Offences which fall within the purview of the Copyright Act and punishments which may be levied when they are committed are dealt with in broad terms in Sections 63 and 63A which also make provision for enhanced and diminished punishments in certain circumstances.

Section 63 (read with Section 39A) penalizes persons who knowingly infringe or abet the infringement of copyright in works (unless the infringement lies in the construction of a building), the performer’s right, the broadcast reproduction right, or any other right conferred by the statute except the artist’s resale right conferred by section 53A. The scope of Section 63 is ill-defined: it does not, for example, specify if the rights of eligible authors of underlying works in cinematograph films and sound recordings to receive continuing royalties (introduced into the statute through an amendment in 2012) would, if violated, fall within the ambit of ‘any other right conferred by this Act’, with such a violation constituting a criminal offence. In the case of continuing royalties, this lacuna is a particular concern as the statute does not identify exactly who is liable to pay continuing royalties due to which the target of the law’s punitive arm would be unidentified without the support of contractual agreements – where they had been signed – specifying who would be liable to pay continuing royalties.

The Copyright Act does not limit itself to stating that only the violation of statutory rights would be considered to be criminal – it is therefore reasonable to interpret it to mean that the violation of so-called special or moral rights listed in Section 57 of the statute would constitute a criminal offence despite the fact that the right to attribution is more a right to claim attribution than a right to be attributed at the outset. This potentially leads to an anomalous situation where a person may eligible to be attributed but (a) the person in a position to accord attribution is under no obligation to attribute but, nonetheless (b) upon failing to be attributed, a person with the right to claim attribution may invoke civil and criminal law. Analogous concerns also exist in relation to the performer’s right: the right was restructured in 2012. It had earlier been contained entirely within Section 38 of the Act. However, in 2012, Section 38 was culled to simply mention the existence of the performer’s right and its term, and two new provisions were introduced: Section 38A pertaining to the ‘exclusive right of performers’ and Section 38B pertaining to the ‘moral rights of the performer’ – since neither of the new provisions specifically refer to the performer’s right, if the statute were interpreted to mean that they would together form the performer’s right, it is conceivable that Section 63 (along with its penal implications) would apply to any violations of the rights of performers. Notably, Section 38A begins with:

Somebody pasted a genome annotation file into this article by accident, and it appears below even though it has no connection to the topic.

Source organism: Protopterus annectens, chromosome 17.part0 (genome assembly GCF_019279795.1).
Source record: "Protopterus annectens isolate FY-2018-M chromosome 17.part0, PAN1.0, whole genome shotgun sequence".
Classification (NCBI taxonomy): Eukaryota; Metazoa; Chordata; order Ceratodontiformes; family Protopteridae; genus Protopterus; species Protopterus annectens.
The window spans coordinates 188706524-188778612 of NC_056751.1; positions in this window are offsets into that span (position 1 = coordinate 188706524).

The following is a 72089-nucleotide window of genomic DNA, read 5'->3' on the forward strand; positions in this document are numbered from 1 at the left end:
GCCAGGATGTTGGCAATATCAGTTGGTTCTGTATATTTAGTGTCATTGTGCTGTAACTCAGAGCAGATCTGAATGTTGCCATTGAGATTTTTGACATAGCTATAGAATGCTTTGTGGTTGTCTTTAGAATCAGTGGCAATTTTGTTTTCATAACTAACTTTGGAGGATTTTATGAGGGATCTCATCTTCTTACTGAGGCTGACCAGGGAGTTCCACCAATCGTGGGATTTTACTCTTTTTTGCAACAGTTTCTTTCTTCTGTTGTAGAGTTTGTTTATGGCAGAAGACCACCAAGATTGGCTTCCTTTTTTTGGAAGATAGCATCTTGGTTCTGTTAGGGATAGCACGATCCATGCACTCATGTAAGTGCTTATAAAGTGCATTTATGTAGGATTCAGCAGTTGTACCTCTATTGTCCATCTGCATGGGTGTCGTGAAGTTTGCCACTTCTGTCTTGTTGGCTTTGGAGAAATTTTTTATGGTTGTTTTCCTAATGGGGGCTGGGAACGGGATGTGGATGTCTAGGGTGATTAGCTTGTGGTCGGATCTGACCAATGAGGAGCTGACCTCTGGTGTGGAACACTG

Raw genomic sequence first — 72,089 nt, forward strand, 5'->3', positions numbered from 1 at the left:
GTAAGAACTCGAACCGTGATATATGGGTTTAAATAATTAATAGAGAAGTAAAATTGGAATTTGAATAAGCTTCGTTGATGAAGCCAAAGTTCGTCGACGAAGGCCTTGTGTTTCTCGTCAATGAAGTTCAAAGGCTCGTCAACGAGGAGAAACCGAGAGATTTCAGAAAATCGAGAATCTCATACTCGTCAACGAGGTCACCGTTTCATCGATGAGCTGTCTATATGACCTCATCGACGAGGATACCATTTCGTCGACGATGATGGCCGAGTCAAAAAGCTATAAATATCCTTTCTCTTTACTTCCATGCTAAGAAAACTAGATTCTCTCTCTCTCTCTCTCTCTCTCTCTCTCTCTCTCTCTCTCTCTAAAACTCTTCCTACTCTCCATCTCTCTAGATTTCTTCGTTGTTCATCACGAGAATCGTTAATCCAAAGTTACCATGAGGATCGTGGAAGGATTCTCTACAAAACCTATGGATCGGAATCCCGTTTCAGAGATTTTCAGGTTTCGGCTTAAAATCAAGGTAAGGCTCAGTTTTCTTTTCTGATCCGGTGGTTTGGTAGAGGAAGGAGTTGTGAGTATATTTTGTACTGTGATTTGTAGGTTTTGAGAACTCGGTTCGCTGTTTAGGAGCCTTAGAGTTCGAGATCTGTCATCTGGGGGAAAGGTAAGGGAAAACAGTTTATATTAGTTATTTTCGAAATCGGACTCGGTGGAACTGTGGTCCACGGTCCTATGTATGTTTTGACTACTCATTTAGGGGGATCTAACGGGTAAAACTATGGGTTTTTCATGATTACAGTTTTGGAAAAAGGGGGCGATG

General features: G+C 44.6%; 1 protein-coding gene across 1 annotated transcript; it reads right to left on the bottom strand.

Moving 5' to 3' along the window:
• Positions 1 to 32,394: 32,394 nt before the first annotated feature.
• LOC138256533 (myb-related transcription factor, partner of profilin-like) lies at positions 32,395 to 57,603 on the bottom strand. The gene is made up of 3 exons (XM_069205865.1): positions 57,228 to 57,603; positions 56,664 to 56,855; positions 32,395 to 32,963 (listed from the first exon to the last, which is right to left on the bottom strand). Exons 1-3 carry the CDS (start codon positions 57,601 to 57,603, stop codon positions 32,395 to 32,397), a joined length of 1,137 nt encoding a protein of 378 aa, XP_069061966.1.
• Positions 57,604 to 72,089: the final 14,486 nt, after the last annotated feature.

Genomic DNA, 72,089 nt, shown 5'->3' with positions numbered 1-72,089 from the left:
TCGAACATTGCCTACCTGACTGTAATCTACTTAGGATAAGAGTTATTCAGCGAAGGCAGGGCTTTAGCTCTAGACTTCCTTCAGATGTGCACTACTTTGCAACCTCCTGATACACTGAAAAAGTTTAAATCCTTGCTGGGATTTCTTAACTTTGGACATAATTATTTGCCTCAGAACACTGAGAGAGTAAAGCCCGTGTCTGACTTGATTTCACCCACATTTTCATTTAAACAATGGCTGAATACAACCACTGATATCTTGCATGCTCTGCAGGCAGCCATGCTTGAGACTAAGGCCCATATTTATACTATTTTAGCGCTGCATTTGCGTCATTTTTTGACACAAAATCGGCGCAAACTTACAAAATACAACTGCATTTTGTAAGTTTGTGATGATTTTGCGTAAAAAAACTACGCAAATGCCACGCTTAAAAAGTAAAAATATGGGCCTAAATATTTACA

“Without prejudice to the rights conferred on authors, the performer’s right which is an exclusive right subject to the provisions of this Act to do or authorize for doing any of the following acts in respect of the performance or any substantial part thereof…” [Emphasis added.]
The insertion of the word ‘which’ could support the argument that Sections 38A and 38B together form the performer’s right as the word seems to indicate that Section 38A does not so much lay down the law by itself but narrates a version existing law, presumably that which is already contemplated by Section 38 but which, in result of the 2012 amendment, now remains unspoken. If this were the interpretation accorded to the rights of performers, it would result in Section 57 and Section 38B rights being treated in an analogous manner for the purpose of levying criminal liability under Section 63 (or not doing so).